Borrowing a tactic from Southwest Airlines’ playbook, Virgin America is asking the city of Dallas to “free Love Field and make it a fare fight.”
The San Francisco-based carrier launched a change.org petition over the weekend to support its campaign to win the right to use two gates at Dallas Love Field that American Airlines is being forced to divest as part of its antitrust settlement with the U.S. Department of Justice.
“Tell the City of Dallas leaders you think there’s room for a little healthy competition at Love,” says the petition, which had more than 21,000 supporters as of Monday evening.
The Virgin America campaign is similar to Southwest’s “Set LUV Free” billboards that the airline used to garner support from the public to pressure regional leaders to allow repeal of Wright Amendment restrictions that have prevented long-haul domestic flights at the city-owned airport. Those restrictions will expire in October.
The carrier also brought its jet-setting founder, Sir Richard Branson, to Dallas for a Cinco de Mayo party Monday evening intended to rally customers who want Virgin’s service to start at Love Field.
Southwest is “90 percent of the traffic out of Love Field, and all we’re asking for is 10 percent. Ten percent of Love,” Branson said to a crowd of supporters at the Rustic bar and restaurant. “When you have choice, fares come down.”
Branson then downed a shot of tequila with Virgin America CEO David Cush and crowd-surfed briefly.
Virgin America announced two weeks ago that it had signed a lease transfer agreement with American that had been approved by the Justice Department. American has said that Virgin America was the only airline approved by the Justice Department for the Love Field gates.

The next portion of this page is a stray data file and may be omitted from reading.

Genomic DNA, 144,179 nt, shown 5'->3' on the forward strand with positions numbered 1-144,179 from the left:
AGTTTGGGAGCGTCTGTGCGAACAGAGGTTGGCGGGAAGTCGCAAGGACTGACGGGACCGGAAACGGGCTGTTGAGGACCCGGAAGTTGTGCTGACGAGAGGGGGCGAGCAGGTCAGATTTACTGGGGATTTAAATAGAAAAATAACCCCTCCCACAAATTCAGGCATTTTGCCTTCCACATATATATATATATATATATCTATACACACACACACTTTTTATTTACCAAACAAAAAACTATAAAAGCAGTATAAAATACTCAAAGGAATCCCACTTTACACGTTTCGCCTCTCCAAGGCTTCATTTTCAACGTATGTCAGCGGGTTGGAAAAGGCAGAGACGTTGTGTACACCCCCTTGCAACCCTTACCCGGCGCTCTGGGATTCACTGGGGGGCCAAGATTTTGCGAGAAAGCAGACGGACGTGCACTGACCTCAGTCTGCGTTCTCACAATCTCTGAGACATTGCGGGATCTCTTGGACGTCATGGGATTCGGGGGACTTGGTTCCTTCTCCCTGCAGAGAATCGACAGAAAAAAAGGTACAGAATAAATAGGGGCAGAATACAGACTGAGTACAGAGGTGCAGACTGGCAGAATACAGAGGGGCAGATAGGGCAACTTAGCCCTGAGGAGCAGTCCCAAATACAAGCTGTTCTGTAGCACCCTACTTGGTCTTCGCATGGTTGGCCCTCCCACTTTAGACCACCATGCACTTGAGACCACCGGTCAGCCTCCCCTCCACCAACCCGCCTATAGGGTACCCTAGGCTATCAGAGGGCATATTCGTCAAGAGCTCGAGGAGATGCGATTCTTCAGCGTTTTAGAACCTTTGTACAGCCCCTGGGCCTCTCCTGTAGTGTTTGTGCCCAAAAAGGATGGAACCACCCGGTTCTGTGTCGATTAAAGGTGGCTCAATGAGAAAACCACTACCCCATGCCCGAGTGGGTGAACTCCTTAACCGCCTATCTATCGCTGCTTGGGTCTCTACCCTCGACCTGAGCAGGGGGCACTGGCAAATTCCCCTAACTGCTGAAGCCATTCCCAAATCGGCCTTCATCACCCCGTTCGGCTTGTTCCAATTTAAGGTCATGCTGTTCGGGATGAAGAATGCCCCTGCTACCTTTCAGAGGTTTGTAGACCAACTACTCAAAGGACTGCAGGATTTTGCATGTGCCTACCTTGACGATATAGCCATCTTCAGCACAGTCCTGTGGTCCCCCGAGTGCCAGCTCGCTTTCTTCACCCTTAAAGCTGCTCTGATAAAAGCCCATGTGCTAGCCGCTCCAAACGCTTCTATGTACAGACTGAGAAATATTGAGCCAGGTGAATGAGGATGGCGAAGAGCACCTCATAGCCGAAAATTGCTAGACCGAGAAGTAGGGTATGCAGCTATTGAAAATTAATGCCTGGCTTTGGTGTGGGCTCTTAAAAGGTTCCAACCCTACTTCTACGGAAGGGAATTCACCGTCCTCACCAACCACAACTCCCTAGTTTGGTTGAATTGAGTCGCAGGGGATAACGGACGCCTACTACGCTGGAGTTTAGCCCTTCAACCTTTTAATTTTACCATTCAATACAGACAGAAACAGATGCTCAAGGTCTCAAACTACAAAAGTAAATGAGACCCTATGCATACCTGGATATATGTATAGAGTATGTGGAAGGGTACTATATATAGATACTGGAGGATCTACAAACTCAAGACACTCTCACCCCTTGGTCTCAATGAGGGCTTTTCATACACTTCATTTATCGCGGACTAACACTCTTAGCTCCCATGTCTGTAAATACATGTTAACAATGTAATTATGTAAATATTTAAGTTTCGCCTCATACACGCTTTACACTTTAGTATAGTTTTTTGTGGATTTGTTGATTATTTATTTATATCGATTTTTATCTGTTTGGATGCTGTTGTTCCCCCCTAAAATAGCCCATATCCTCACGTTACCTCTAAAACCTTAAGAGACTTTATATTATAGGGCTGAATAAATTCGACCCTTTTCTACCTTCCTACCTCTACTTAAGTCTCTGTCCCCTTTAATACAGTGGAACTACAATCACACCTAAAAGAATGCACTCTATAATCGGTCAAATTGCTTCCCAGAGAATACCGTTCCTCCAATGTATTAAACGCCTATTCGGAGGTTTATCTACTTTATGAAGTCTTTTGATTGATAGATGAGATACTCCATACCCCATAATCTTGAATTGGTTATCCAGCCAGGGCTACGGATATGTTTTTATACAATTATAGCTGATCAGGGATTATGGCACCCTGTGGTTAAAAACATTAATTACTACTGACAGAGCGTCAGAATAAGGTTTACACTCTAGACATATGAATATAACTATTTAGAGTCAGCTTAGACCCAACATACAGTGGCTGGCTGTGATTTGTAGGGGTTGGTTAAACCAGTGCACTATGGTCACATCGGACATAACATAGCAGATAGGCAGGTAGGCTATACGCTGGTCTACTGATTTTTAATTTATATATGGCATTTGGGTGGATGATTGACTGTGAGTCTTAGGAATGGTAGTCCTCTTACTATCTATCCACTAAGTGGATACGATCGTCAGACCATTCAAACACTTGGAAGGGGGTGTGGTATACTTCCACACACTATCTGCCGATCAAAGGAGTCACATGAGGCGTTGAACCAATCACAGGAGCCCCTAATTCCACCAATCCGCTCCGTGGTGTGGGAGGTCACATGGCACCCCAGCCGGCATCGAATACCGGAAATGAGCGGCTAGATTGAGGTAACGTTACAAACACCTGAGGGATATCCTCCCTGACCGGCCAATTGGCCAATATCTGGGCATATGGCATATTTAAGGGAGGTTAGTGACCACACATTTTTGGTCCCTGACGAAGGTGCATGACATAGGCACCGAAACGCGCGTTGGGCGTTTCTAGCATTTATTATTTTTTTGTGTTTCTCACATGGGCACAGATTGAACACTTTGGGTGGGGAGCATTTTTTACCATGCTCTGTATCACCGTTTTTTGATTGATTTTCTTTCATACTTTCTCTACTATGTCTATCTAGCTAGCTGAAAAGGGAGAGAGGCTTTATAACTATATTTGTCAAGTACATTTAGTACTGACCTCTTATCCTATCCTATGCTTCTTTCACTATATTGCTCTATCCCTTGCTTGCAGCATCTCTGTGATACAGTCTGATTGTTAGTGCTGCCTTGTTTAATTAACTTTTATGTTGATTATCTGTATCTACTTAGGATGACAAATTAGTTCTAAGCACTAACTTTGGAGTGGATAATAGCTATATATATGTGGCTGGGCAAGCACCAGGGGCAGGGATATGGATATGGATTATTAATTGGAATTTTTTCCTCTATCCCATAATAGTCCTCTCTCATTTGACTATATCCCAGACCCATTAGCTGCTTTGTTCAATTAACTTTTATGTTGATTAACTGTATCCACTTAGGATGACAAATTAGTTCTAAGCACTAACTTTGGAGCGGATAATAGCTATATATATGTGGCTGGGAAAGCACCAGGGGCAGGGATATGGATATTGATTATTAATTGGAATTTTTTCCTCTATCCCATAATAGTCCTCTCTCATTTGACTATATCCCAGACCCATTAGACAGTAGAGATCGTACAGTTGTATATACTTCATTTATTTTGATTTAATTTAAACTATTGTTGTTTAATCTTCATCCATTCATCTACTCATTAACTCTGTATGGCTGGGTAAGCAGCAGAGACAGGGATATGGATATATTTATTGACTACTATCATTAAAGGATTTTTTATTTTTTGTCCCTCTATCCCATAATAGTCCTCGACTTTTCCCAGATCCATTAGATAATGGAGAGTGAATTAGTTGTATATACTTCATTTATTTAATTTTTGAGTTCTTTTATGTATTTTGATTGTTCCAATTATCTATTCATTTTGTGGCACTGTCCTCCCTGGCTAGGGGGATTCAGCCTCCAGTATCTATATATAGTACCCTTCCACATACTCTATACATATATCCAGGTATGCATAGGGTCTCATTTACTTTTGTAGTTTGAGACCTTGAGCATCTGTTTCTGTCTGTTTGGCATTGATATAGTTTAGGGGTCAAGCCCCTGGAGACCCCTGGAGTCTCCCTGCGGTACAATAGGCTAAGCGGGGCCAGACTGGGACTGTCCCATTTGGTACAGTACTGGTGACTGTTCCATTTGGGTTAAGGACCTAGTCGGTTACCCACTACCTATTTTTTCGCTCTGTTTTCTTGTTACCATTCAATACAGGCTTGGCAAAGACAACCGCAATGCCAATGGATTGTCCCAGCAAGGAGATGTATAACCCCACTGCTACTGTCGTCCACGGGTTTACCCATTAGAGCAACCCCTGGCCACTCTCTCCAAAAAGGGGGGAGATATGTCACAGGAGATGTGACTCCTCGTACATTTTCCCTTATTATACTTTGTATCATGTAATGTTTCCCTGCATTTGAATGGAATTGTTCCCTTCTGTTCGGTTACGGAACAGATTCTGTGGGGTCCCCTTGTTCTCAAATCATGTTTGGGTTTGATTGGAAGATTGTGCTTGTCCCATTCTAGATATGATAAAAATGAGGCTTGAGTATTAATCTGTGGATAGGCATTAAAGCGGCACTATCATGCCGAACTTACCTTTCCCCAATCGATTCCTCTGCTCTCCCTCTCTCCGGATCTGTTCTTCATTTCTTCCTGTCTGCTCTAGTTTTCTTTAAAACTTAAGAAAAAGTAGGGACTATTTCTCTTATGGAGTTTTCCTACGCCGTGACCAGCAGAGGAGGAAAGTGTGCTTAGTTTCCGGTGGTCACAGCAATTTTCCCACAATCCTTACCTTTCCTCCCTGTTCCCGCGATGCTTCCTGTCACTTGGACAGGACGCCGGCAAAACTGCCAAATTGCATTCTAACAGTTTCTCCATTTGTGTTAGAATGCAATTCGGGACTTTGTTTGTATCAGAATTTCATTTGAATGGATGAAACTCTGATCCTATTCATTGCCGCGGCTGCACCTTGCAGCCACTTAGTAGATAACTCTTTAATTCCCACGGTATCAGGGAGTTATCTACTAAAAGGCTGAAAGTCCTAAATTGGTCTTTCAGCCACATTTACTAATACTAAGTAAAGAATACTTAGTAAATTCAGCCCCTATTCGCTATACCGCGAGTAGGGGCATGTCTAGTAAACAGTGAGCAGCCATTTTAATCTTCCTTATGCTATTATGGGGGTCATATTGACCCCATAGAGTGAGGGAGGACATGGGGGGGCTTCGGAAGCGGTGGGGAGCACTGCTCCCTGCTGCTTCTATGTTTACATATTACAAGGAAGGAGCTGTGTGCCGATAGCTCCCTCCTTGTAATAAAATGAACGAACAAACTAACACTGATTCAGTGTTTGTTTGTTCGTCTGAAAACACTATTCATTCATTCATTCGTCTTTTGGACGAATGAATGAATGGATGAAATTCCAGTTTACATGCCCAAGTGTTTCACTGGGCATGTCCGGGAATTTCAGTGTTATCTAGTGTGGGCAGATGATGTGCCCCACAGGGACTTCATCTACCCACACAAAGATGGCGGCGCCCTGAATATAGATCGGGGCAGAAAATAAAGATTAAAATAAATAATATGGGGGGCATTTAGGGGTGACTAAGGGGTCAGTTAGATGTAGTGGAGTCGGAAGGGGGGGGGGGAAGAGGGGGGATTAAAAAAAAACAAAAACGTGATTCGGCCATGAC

The carrier started selling tickets for 18 daily flights to begin in October from Love to five cities — New York, Chicago, Los Angeles, San Francisco and Washington, D.C. — even though the city of Dallas has yet to approve the transfer.
Virgin America has been flying six flights a day to Los Angeles and San Francisco from Dallas/Fort Worth Airport since 2010 and would end that service if it wins the Love Field gatres.
Southwest and Delta Air Lines are also vying for the two gates, and a consultant study submitted to the Dallas City Council suggested that the city’s residents would be better served if Southwest gained control of them. Virgin America says Southwest should not receive the gates since it already controls 16 of the 20 gates at Love Field and 90 percent of the traffic.
On Wednesday, the Dallas City Council will be briefed on the Love Field gate situation, but no decision is expected to be made. Currently, American subleases its two gates to Delta Air Lines and Seaport Airlines.